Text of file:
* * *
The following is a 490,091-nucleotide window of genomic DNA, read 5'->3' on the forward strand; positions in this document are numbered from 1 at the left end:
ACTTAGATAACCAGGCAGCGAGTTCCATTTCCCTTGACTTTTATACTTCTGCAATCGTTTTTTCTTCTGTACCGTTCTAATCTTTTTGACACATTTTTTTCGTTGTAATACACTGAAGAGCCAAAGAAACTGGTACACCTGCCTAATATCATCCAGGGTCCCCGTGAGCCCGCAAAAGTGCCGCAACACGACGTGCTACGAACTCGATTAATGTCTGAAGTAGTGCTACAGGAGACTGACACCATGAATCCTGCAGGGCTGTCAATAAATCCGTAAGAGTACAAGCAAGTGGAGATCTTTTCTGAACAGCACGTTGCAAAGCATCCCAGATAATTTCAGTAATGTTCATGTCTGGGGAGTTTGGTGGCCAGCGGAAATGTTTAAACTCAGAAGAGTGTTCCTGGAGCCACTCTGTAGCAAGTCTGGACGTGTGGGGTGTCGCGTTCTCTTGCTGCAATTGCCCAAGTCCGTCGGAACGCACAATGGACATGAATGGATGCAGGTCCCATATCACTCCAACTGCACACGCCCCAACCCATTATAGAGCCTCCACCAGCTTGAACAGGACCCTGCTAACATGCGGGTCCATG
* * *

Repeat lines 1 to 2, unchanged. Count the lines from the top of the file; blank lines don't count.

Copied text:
The following is a 490,091-nucleotide window of genomic DNA, read 5'->3' on the forward strand; positions in this document are numbered from 1 at the left end:
ACTTAGATAACCAGGCAGCGAGTTCCATTTCCCTTGACTTTTATACTTCTGCAATCGTTTTTTCTTCTGTACCGTTCTAATCTTTTTGACACATTTTTTTCGTTGTAATACACTGAAGAGCCAAAGAAACTGGTACACCTGCCTAATATCATCCAGGGTCCCCGTGAGCCCGCAAAAGTGCCGCAACACGACGTGCTACGAACTCGATTAATGTCTGAAGTAGTGCTACAGGAGACTGACACCATGAATCCTGCAGGGCTGTCAATAAATCCGTAAGAGTACAAGCAAGTGGAGATCTTTTCTGAACAGCACGTTGCAAAGCATCCCAGATAATTTCAGTAATGTTCATGTCTGGGGAGTTTGGTGGCCAGCGGAAATGTTTAAACTCAGAAGAGTGTTCCTGGAGCCACTCTGTAGCAAGTCTGGACGTGTGGGGTGTCGCGTTCTCTTGCTGCAATTGCCCAAGTCCGTCGGAACGCACAATGGACATGAATGGATGCAGGTCCCATATCACTCCAACTGCACACGCCCCAACCCATTATAGAGCCTCCACCAGCTTGAACAGGACCCTGCTAACATGCGGGTCCATG